Find out the week’s top mobile stories from around the world.
This week.. Ban or no ban, Facebook wins in U.S. threats against TikTok, TikTok reportedly mulls corporate changes, California Consumer Privacy Act shatters attributable mobile advertising rates and much more…
On Monday, U.S. Secretary of State Mike Pompeo said that the U.S. is “looking at” banning Chinese social media apps, including the Chinese-owned company TikTok, comparing it to other Chinese companies like Huawei and ZTE that have been deemed national security threats by the current administration. “With respect to Chinese apps on people’s cell phones, I can assure you that the United States will get this one right, too,” Pompeo said.
Chinese internet major ByteDance is considering changing up the corporate structure of TikTok as the app remains under scrutiny in the US and India over security concerns.
The company’s executives are now weighing some options, including forming a new management board for TikTok and establishing a separate headquarters for the app outside of China, the Wall Street Journal reported, citing a person familiar with the matter.
Following Apple’s decision to make its Identifier for Advertisers (IDFA) explicitly opt-in on a per app basis in the forthcoming iOS 14, there’s been plenty of debate about what this means for the $80 billion mobile app advertising sector.
Coincidentally, the launch of the California Consumer Privacy Act (CCPA), which became law on 1 January 2020 but wasn’t enforced until 1 July, provides some guidance about what might happen.
In March 2020, Europol announced that it had arrested more than two dozen people suspected of draining bank accounts by hijacking victims’ phone numbers via SIM-swap fraud. The cross-border investigation lasted eight months with a collaboration between the Romanian National Police (Poliția Română) and the Austrian Criminal Intelligence Service (Bundeskriminalamt), with the support of Europol, leading to the arrest of 14 members of a crime gang who emptied bank accounts in Austria by gaining control over their victims’ phone numbers.
British mobile network operators have warned that removing Huawei equipment from their networks could lead to severe disruption for customers, with Vodafone going as far as to say it would cost the firm billions of pounds.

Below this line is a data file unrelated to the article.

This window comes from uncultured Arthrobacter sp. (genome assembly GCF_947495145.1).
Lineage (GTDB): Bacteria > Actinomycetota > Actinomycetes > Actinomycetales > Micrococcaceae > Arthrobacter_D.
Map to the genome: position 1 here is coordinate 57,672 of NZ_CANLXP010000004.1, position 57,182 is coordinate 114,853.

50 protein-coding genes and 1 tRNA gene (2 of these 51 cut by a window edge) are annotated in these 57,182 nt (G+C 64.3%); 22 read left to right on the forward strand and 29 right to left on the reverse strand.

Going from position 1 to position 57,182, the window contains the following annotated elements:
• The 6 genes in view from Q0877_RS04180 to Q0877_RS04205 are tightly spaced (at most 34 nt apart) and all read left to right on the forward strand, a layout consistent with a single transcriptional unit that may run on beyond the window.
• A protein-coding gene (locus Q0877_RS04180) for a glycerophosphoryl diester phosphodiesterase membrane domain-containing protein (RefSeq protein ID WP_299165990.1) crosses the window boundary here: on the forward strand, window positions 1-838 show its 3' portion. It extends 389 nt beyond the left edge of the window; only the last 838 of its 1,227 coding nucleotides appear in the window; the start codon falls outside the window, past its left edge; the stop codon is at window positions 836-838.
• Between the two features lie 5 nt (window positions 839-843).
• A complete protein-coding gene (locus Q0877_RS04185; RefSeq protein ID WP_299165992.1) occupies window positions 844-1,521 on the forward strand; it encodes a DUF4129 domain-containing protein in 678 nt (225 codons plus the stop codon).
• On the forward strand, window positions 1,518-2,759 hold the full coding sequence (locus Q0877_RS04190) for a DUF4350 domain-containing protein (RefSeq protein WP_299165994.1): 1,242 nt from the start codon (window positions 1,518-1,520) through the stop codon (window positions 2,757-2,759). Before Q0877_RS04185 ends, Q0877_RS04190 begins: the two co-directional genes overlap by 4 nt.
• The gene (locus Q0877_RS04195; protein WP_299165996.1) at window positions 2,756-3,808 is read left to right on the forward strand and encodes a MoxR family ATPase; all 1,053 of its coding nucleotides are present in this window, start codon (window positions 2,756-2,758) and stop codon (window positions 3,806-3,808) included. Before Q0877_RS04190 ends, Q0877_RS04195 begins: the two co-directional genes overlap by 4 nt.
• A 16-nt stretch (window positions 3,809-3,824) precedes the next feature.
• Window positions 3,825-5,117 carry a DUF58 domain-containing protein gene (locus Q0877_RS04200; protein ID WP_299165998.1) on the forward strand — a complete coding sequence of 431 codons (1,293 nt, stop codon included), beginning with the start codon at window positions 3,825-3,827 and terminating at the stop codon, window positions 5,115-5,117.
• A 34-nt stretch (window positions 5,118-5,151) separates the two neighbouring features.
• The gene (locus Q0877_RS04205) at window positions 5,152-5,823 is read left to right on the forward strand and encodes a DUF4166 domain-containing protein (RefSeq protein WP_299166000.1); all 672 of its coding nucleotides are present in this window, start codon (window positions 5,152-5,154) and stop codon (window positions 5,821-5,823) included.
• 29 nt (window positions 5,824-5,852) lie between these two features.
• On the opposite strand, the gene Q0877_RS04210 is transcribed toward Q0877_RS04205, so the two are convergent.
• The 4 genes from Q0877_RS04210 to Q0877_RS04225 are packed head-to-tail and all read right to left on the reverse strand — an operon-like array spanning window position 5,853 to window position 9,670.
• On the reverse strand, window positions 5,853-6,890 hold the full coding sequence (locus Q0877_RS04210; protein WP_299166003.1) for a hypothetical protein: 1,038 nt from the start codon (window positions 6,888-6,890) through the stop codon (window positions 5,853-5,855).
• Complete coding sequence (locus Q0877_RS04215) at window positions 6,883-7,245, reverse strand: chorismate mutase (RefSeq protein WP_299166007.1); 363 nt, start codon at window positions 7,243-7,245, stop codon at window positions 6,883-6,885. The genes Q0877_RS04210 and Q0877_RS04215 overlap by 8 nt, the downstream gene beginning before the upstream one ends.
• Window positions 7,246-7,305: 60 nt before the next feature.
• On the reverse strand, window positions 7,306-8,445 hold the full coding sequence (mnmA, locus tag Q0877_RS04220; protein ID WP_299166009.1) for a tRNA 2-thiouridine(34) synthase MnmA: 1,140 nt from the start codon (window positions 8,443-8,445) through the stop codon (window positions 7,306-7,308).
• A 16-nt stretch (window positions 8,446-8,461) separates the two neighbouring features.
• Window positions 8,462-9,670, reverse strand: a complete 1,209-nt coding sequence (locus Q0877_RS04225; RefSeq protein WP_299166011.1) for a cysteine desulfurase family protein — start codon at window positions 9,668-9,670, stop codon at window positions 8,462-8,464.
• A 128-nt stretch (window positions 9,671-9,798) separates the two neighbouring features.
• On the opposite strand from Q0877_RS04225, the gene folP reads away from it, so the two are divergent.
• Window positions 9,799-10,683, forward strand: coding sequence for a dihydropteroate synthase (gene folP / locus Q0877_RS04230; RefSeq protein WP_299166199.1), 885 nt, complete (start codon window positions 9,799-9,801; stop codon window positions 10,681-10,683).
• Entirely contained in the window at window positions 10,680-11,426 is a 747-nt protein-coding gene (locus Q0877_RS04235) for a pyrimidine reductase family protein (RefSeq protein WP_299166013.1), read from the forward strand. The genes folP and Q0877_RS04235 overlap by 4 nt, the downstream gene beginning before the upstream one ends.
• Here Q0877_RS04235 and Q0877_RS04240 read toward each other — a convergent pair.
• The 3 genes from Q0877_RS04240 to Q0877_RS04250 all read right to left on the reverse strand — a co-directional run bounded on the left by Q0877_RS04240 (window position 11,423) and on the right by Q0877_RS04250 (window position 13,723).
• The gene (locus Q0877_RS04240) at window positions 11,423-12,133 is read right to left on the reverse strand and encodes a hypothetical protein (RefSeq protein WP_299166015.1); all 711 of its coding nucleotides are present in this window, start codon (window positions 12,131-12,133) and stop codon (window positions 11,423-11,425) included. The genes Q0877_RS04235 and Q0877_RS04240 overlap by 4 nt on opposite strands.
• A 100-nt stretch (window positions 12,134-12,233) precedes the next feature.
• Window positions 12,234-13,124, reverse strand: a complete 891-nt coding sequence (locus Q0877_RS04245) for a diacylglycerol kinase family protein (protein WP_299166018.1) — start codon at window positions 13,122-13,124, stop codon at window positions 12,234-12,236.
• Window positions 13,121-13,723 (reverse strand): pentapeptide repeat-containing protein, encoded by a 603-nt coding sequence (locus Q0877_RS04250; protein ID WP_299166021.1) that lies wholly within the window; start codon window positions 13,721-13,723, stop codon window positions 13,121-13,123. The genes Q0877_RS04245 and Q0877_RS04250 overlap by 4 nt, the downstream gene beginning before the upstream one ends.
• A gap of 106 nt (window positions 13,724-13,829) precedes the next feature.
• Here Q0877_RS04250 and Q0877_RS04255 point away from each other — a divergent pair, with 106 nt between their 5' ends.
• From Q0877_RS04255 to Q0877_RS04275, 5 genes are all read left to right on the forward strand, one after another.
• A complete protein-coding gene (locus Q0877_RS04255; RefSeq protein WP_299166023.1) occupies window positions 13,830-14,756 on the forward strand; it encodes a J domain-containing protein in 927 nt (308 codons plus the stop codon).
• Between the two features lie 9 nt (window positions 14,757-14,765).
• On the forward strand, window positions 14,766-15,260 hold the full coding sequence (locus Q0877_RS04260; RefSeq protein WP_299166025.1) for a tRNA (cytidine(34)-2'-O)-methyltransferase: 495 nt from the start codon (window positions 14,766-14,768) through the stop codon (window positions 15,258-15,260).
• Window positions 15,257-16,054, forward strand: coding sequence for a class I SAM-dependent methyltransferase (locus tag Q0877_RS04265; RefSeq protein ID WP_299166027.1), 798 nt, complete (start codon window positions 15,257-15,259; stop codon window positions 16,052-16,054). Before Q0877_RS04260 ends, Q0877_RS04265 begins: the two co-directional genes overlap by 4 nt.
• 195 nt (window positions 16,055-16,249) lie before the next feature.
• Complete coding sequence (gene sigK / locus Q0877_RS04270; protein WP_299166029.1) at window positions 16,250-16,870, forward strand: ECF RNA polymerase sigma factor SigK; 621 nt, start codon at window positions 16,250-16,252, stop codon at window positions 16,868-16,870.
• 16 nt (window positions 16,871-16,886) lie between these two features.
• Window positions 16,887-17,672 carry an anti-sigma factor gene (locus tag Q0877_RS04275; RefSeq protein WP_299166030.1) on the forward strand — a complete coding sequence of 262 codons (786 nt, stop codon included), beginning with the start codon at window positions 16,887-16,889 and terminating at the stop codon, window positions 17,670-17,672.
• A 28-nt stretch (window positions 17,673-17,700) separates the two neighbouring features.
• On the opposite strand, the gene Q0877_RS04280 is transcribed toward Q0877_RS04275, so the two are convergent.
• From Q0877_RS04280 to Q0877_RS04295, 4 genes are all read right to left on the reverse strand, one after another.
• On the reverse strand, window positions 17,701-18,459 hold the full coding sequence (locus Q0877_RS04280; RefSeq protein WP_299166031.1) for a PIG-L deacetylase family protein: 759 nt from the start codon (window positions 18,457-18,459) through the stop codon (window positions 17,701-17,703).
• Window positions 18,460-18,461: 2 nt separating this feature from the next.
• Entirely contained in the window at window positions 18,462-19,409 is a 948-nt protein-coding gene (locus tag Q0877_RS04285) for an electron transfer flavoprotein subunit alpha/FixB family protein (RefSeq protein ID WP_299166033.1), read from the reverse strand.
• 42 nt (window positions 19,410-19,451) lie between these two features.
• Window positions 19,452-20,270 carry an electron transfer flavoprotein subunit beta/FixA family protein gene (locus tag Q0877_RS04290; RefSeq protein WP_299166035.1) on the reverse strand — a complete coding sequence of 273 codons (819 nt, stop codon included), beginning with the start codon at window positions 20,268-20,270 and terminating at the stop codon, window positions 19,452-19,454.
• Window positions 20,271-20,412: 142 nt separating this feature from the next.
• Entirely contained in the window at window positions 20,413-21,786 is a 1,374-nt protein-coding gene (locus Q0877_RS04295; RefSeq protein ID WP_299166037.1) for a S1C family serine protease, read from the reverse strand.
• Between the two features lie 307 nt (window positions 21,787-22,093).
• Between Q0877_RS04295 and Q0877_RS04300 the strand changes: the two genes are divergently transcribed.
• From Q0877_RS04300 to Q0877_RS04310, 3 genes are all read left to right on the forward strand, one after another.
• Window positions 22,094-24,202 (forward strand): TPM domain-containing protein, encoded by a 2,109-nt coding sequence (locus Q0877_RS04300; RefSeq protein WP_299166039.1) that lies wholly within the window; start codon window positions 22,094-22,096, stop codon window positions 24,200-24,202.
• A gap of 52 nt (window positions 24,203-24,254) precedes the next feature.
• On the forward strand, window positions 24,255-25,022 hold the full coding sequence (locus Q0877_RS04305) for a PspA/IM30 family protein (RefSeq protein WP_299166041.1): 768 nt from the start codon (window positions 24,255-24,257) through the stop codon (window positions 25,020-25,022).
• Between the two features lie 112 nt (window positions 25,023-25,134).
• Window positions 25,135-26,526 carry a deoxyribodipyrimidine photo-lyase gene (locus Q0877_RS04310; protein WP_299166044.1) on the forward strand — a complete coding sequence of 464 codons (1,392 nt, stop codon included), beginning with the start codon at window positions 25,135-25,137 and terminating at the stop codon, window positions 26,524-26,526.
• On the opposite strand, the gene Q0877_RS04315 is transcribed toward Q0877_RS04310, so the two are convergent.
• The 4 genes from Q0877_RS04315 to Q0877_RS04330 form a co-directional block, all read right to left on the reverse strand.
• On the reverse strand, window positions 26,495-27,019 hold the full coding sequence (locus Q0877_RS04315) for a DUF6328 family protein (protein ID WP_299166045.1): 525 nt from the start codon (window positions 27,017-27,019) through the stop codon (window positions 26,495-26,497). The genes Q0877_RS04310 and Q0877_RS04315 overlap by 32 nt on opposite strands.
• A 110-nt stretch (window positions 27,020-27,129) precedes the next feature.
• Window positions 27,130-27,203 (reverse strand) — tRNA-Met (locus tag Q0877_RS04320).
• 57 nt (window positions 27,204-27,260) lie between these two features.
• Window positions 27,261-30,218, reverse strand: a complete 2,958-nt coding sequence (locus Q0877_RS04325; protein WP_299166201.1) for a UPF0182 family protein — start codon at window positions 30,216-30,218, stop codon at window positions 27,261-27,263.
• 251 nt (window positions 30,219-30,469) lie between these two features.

Andrea Dona, Vodafone’s head of networks in the U.K., said Wednesday that the carrier would have to spend “single-figure billions” if it was forced to swap Huawei telecoms kit out for another vendor’s.
Mobile apps and gaming surged to the highest levels ever recorded — with games in particular scoring 14 billion downloads — in the second quarter of 2020, according to mobile data and analytics researcher App Annie.
During the COVID-19 pandemic, consumers downloaded nearly 35 billion new apps and spent $27 billion in Q2 2020. The strong success is no surprise, but App Annie believes that even as lockdown restrictions are gradually lifted, the habits folks are forming now will carry over.
We are living in a uber-digital world where each and every part of our life is touched by technology. In fact, since the time we wake till the time we go to sleep, we depend on the usage of technology, smart devices and digital tools to meet our daily needs – either personal or professional, including business as well as consumer requirements. The way technology is advancing, there is no stopping of this dynamic movement and its ever-growing influence.
If we are allowed to talk about one single technology that is making a whole lot of noise today, it will be Artificial Intelligence.
The tipping point for Internet of Things (IoT) development has arrived, as more companies design solutions to help them mine new sources of valuable data to transform their enterprises. A recent Economist Business Unit report found that nearly 60 percent of companies are using IoT technologies and a similar percentage are seeing much better-than-expected return on investment.
Yet the Economist report also revealed some frustrations about the pace of progress in IoT development as companies seek to speed their time-to-value.
After a profitable 2019 for the Norway based Chinese-backed OPay, the company has announced that several of its subsidiaries will be exiting Nigeria or temporarily stopping operations. In 2018, Chinese investors backed the startup with $180 million to take over the mobile money space in Nigeria.
By June 2019 Opay diversified its offering to launch a bike-hailing service, a bus transport service, a food delivery company, an investment arm and a loan service to Nigerian customers served through one app.
After immense investment in blockchain projects, some of the most profound applications of blockchain yet again began appearing last year – the entire industry was excited about the potential applications of this technology.
In particular for the mobile industry, blockchain was the talk of the town. With the explosion in connected networks and devices, and the start of MIoT and 5G deployments worldwide, blockchain offered a very promising solution to address new complex enterprise offerings and transactions executed at the edge of the network.